Something wonderful is happening in the world of children’s books these days: they’re spreading more awareness on important issues. Of course there are many books which educate and use imaginative approaches in telling stories. But when I was a child, there were barely any stories that were geared to spreading awareness. One of those books happens to be a book I had the opportunity to polish up before it went to the publisher for final printing. And that book was Haven House, A Child’s Perspective of Alzheimer’s Disease. This is a story about a young girl named Gillian whose grandmother was diagnosed with Alzheimer’s disease. Although it is a story that is very often untold in the public sphere, it is one that is widely experienced. I was thrilled to read the story before it was printed and even more thrilled that someone had started something so incredible, something that had not been completed before. When I first saw this story published, I was overcome with joy to see how the beautiful illustrations bring the story more to life. The illustrator, Alex Perlin, did a phenomenal job in capturing the essence of the story.
Haven House, A Child’s Perspective on Alzheimer’s Disease is a lovely story that takes a gentle and realistic approach to a sensitive topic that is difficult to discuss among family members and with the younger generation. As adults, we are well aware of the cycle of life. We are well aware that changes will happen in our life as we age. Some of us are more aware of the extent of these changes than others. But the younger generations are often protected from these realities. So then what happens when children are directly involved in these realities? More specifically, what happens when a child’s loved one becomes diagnosed with Alzheimer’s disease? That child has feelings that may often be difficult to express. I had the opportunity to speak with the author Rebecca Darling herself to learn more about her insights on sharing her story. Here’s what I learned.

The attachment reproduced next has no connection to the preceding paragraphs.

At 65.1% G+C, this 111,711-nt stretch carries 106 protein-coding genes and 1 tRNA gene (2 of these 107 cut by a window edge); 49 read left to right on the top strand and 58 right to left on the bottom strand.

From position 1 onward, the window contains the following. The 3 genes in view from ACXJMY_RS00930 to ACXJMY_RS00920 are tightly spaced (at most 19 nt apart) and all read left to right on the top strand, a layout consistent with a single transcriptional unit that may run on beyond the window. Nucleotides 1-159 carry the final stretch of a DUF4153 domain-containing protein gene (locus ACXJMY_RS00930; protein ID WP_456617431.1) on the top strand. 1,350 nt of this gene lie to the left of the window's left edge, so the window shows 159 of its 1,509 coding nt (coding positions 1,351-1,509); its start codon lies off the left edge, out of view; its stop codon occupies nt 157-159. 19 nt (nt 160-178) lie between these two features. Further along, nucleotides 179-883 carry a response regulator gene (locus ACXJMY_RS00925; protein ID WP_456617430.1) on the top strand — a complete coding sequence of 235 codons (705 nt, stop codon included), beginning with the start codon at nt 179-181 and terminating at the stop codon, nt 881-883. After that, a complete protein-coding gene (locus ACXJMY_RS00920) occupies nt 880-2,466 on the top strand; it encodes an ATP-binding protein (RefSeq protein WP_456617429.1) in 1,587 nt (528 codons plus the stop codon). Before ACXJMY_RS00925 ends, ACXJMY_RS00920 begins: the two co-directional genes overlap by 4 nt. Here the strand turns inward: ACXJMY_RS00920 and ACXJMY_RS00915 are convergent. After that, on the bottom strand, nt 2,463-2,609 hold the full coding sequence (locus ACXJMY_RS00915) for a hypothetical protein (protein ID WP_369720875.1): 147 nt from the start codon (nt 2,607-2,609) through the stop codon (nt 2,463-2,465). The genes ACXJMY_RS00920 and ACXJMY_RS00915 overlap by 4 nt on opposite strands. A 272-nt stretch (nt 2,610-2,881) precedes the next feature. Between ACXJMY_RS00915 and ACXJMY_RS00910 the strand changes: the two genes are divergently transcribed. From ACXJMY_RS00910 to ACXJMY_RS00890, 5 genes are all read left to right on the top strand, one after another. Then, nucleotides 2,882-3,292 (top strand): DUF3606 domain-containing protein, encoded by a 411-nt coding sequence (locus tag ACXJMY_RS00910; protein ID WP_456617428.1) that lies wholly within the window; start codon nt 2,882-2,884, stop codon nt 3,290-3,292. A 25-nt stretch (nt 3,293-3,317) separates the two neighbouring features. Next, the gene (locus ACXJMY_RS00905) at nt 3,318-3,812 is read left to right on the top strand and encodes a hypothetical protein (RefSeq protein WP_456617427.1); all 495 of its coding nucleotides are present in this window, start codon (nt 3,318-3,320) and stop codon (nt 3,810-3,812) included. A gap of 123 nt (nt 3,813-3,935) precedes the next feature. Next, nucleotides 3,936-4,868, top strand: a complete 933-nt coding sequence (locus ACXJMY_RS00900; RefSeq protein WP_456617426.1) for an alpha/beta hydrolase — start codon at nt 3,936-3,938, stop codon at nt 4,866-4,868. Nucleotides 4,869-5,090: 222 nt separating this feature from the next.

The seed of inspiration to write a story about Alzheimer’s disease from a child’s perspective had been planted when her daughter’s school choir performed at a nursing home. Rebecca observed a diverse range of reactions among these children who saw the residents. It was at that moment that she knew that this was a story that needed to be shared. In her words: “it solidified the purposefulness for the story.” When I asked her how it felt to share her story, she summed up her feeling in one word: vulnerability. Understandably so. When it comes to storytelling and writing, it is common to feel vulnerable. But it’s important to remember the beauty that can come with vulnerability when it is combined with a moral and personal obligation to share something meaningful. It is a cathartic release to share your story. Furthermore, it allows you to connect yourself with many others who can relate, many of whom have not yet shared their story.
Although one might typically classify the book as a children’s book, Rebecca calls it a “family book.” It is suitable for people of all ages to learn a child’s perspective of Alzheimer’s disease. Rebecca believes that sharing your story helps to spark conversations. The stories may encourage more people to step up and do so. So although this may be the first book on a child’s perspective of Alzheimer’s disease, it is Rebecca’s hope that it won’t be the last. Thank you again Rebecca sharing your insights and having me as a part of your journey to share your story.
You can find this book on Amazon or at your local bookstore. I wish you all the best of success with sharing this story Rebecca! If you can relate to anything I’ve addressed in this blog, feel free to share your thoughts in the comments below. Most importantly, share the love, and share your story.